error. Additional research is needed in other populations and  
geographic settings.

Environmental Health 2013, 12:75 doi:10.1186/1476-069X-12-75 - read  
article (http://www.ehjournal.net/content/pdf/1476-069X-12-75.pdf)

- o -

8) Gene expression changes in rat brain after short and long exposures  
to particulate matter in Los Angeles basin air: Comparison with human  
brain tumors

Julia Y. Ljubimova, Michael T. Kleinman, Natalya M. Karabalin, Satoshi  
Inoue, Bindu Konda, Pallavi Gangalum, Janet L. Markman, Alexander V.  
Ljubimov, Keith L. Black

Air pollution negatively impacts pulmonary, cardiovascular, and  
central nervous systems. Although its influence on brain cancer is  
unclear, toxic pollutants can cause blood–brain barrier disruption,  
enabling them to reach the brain and cause alterations leading to  
tumor development.

Experimental and Toxicologic Pathology Available online 18 May 2013 -  
read abstract  
(http://www.sciencedirect.com/science/article/pii/S0940299313000547)

- o -

9) Diesel Exhaust Induces Systemic Lipid Peroxidation and Development  
of Dysfunctional Pro-Oxidant and Pro-Inflammatory High-Density  
Lipoprotein

Fen Yin, Akeem Lawal, Jerry Ricks, Julie R. Fox, Tim Larson, Mohamad  
Navab, Alan M. Fogelman, Michael E. Rosenfeld, Jesus A. Araujo

Diesel Exhaust emissions induced systemic pro-oxidant effects that led  
to the development of dysfunctional High-Density Lipoprotein. This may  
be one of the mechanisms by which air pollution contributes to  
enhanced atherosclerosis.
Arteriosclerosis, Thrombosis, and Vascular Biology 2013; 33: 1153-1161  
- read abstract  
(http://atvb.ahajournals.org/content/33/6/1153.abstract?sid=a9c75d59-410c-495c-a9a8-e4d6344854e3)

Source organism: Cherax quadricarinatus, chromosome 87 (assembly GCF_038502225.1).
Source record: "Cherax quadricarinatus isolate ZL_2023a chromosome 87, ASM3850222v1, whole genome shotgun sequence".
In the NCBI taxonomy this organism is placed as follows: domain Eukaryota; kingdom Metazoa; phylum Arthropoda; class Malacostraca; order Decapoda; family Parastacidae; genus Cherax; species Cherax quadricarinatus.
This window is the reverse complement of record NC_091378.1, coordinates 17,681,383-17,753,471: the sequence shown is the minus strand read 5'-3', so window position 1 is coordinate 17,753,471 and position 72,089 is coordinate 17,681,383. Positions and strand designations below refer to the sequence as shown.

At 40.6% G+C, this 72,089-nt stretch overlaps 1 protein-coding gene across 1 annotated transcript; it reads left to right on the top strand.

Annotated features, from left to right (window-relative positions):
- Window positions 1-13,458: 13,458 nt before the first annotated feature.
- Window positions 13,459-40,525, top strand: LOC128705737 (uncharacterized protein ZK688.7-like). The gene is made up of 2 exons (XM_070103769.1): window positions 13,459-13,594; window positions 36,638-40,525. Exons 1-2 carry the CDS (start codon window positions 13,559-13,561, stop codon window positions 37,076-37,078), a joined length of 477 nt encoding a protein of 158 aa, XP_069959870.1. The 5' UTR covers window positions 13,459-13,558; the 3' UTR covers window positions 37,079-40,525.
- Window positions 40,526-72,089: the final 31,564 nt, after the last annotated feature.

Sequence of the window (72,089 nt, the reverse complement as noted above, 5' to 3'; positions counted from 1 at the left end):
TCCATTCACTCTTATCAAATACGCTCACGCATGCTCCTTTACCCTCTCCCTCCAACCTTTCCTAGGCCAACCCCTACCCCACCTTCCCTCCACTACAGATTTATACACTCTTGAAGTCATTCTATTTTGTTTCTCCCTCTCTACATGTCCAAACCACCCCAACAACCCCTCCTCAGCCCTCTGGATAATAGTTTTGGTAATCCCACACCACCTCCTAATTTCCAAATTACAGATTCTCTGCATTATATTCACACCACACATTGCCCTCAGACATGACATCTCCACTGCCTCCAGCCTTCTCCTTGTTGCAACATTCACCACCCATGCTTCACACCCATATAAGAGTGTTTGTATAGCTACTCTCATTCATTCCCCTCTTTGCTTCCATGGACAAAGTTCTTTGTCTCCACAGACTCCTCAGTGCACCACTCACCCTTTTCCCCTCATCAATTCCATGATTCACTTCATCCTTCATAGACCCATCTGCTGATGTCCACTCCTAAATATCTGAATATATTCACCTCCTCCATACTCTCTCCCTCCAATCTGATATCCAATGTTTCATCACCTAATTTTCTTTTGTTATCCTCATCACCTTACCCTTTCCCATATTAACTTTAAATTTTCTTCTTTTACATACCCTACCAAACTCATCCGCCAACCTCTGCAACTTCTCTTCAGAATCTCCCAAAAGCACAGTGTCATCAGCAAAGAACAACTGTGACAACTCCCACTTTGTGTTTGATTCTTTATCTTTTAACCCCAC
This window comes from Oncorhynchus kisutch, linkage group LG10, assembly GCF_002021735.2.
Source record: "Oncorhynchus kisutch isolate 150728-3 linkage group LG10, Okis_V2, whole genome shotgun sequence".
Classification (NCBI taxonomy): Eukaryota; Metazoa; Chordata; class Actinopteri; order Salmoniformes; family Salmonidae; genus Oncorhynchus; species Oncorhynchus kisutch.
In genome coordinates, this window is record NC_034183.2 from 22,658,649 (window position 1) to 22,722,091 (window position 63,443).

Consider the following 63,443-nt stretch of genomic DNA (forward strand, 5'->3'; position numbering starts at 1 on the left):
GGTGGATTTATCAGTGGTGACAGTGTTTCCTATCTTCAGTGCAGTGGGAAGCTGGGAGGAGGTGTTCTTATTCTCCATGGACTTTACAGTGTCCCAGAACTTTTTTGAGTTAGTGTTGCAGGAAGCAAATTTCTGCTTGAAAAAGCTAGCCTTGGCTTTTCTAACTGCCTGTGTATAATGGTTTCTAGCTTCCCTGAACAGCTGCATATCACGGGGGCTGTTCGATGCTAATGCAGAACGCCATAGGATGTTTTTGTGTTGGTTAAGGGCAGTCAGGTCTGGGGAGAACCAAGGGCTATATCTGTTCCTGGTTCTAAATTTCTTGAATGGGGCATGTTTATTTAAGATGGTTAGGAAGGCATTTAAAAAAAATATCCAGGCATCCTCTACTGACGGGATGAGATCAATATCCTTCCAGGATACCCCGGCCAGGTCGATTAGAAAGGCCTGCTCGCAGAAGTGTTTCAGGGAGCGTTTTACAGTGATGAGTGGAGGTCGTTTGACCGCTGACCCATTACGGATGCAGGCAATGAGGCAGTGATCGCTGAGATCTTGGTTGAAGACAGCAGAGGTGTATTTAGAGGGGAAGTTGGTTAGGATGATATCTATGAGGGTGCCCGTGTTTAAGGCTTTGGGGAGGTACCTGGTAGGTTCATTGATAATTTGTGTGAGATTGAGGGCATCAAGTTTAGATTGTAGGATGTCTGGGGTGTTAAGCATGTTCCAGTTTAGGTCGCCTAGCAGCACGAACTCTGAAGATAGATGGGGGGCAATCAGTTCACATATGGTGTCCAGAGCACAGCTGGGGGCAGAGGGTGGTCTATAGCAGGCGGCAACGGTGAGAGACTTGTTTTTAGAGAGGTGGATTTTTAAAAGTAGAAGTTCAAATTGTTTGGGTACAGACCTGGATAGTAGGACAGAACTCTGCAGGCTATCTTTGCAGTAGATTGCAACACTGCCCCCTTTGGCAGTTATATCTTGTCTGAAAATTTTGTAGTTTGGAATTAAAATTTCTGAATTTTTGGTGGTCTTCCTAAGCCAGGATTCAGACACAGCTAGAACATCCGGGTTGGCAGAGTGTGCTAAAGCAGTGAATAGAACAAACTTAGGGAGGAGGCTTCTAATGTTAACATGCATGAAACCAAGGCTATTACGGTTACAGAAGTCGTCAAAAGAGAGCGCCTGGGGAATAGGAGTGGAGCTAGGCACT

- o -

10) Air pollution and lung cancer incidence in 17 European cohorts:  
prospective analyses from the European Study of Cohorts for Air  
Pollution Effects (ESCAPE)

Ole Raaschou-Nielsen, Zorana J Andersen, Rob Beelen, Evangelia Samoli,  
Massimo Stafoggia, Gudrun Weinmayr, Barbara Hoffmann, Paul Fischer,  
Mark J Nieuwenhuijsen, Bert Brunekreef, Wei W Xun, Klea Katsouyanni,  
Konstantina Dimakopoulou, Johan Sommar, Bertil Forsberg, Lars Modig,  
Anna Oudin, Bente Oftedal, Per E Schwarze, Per Nafstad, Ulf De Faire,  
Nancy L Pedersen, Claes-Göran Östenson, Laura Fratiglioni, Johanna  
Penell, Michal Korek, Göran Pershagen, Kirsten T Eriksen, Mette  
Sørensen, Anne Tjønneland, Thomas Ellermann, Marloes Eeftens, Petra H  
Peeters, Kees Meliefste, Meng Wang, Bas Bueno-de-Mesquita, Timothy J  
Key, Kees de Hoogh, Hans Concin, Gabriele Nagel, Alice Vilier, Sara  
Grioni, Vittorio Krogh, Ming-Yi Tsai, Fulvio Ricceri, Carlotta  
Sacerdote, Claudia Galassi, Enrica Migliore, Andrea Ranzi, Giulia  
Cesaroni, Chiara Badaloni, Francesco Forastiere, Ibon Tamayo, Pilar  
Amiano, Miren Dorronsoro, Antonia Trichopoulou, Christina Bamia, Paolo  
Vineis, Gerard Hoek

Particulate matter air pollution contributes to lung cancer incidence  
in Europe.

The Lancet Oncology, 14:9 813 - 822, August 2013 - read abstract  
(http://www.thelancet.com/journals/lanonc/article/PIIS1470-2045(13)70279-1/fulltext)

- o -

11) DNA Hypomethylation, Ambient Particulate Matter, and Increased